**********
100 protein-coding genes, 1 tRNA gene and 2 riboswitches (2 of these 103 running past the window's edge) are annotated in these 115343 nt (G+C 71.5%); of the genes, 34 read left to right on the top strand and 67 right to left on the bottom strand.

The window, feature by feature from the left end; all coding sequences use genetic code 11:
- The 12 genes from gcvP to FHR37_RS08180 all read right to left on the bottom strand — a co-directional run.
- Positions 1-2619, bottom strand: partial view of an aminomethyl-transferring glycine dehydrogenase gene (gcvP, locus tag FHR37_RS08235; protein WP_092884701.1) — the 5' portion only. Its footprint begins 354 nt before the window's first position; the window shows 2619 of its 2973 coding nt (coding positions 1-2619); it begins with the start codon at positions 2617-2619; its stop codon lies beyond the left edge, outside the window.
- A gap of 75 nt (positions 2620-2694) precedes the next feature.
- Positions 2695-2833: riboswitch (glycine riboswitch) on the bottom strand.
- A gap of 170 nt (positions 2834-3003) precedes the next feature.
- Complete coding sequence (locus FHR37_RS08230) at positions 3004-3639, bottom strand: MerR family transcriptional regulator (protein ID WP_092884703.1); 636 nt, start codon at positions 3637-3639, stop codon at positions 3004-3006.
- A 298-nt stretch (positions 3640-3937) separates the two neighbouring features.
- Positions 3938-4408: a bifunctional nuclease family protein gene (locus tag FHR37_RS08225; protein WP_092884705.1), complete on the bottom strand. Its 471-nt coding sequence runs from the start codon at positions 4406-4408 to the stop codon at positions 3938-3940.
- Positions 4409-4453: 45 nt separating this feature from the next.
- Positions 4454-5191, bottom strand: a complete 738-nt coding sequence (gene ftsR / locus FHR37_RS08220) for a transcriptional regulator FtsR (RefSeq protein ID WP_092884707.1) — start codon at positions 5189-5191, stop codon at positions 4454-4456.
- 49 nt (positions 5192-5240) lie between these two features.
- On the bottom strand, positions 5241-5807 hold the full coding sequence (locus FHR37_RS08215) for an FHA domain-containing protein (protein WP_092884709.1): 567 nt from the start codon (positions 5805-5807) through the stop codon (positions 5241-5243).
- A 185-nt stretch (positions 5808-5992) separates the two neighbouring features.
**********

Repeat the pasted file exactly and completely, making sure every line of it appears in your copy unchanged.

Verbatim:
100 protein-coding genes, 1 tRNA gene and 2 riboswitches (2 of these 103 running past the window's edge) are annotated in these 115343 nt (G+C 71.5%); of the genes, 34 read left to right on the top strand and 67 right to left on the bottom strand.

The window, feature by feature from the left end; all coding sequences use genetic code 11:
- The 12 genes from gcvP to FHR37_RS08180 all read right to left on the bottom strand — a co-directional run.
- Positions 1-2619, bottom strand: partial view of an aminomethyl-transferring glycine dehydrogenase gene (gcvP, locus tag FHR37_RS08235; protein WP_092884701.1) — the 5' portion only. Its footprint begins 354 nt before the window's first position; the window shows 2619 of its 2973 coding nt (coding positions 1-2619); it begins with the start codon at positions 2617-2619; its stop codon lies beyond the left edge, outside the window.
- A gap of 75 nt (positions 2620-2694) precedes the next feature.
- Positions 2695-2833: riboswitch (glycine riboswitch) on the bottom strand.
- A gap of 170 nt (positions 2834-3003) precedes the next feature.
- Complete coding sequence (locus FHR37_RS08230) at positions 3004-3639, bottom strand: MerR family transcriptional regulator (protein ID WP_092884703.1); 636 nt, start codon at positions 3637-3639, stop codon at positions 3004-3006.
- A 298-nt stretch (positions 3640-3937) separates the two neighbouring features.
- Positions 3938-4408: a bifunctional nuclease family protein gene (locus tag FHR37_RS08225; protein WP_092884705.1), complete on the bottom strand. Its 471-nt coding sequence runs from the start codon at positions 4406-4408 to the stop codon at positions 3938-3940.
- Positions 4409-4453: 45 nt separating this feature from the next.
- Positions 4454-5191, bottom strand: a complete 738-nt coding sequence (gene ftsR / locus FHR37_RS08220) for a transcriptional regulator FtsR (RefSeq protein ID WP_092884707.1) — start codon at positions 5189-5191, stop codon at positions 4454-4456.
- 49 nt (positions 5192-5240) lie between these two features.
- On the bottom strand, positions 5241-5807 hold the full coding sequence (locus FHR37_RS08215) for an FHA domain-containing protein (protein WP_092884709.1): 567 nt from the start codon (positions 5805-5807) through the stop codon (positions 5241-5243).
- A 185-nt stretch (positions 5808-5992) separates the two neighbouring features.